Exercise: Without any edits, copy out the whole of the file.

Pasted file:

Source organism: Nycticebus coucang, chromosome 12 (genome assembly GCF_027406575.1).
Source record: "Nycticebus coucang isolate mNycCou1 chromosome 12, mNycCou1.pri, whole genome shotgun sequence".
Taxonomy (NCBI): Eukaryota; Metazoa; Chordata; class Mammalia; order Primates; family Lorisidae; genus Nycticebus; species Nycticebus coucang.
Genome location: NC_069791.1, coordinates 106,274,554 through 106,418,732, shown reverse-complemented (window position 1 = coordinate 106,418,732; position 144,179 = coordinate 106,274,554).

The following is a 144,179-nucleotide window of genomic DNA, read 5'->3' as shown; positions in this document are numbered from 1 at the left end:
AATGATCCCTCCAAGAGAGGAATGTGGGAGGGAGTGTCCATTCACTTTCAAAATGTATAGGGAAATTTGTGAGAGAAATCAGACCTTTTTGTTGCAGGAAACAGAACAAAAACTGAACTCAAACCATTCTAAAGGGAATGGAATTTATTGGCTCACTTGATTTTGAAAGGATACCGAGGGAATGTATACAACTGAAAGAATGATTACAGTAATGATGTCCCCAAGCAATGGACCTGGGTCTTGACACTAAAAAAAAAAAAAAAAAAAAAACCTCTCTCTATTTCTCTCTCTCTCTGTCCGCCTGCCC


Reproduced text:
Source organism: Nycticebus coucang, chromosome 12 (genome assembly GCF_027406575.1).
Source record: "Nycticebus coucang isolate mNycCou1 chromosome 12, mNycCou1.pri, whole genome shotgun sequence".
Taxonomy (NCBI): Eukaryota; Metazoa; Chordata; class Mammalia; order Primates; family Lorisidae; genus Nycticebus; species Nycticebus coucang.
Genome location: NC_069791.1, coordinates 106,274,554 through 106,418,732, shown reverse-complemented (window position 1 = coordinate 106,418,732; position 144,179 = coordinate 106,274,554).

The following is a 144,179-nucleotide window of genomic DNA, read 5'->3' as shown; positions in this document are numbered from 1 at the left end:
AATGATCCCTCCAAGAGAGGAATGTGGGAGGGAGTGTCCATTCACTTTCAAAATGTATAGGGAAATTTGTGAGAGAAATCAGACCTTTTTGTTGCAGGAAACAGAACAAAAACTGAACTCAAACCATTCTAAAGGGAATGGAATTTATTGGCTCACTTGATTTTGAAAGGATACCGAGGGAATGTATACAACTGAAAGAATGATTACAGTAATGATGTCCCCAAGCAATGGACCTGGGTCTTGACACTAAAAAAAAAAAAAAAAAAAAAACCTCTCTCTATTTCTCTCTCTCTCTGTCCGCCTGCCC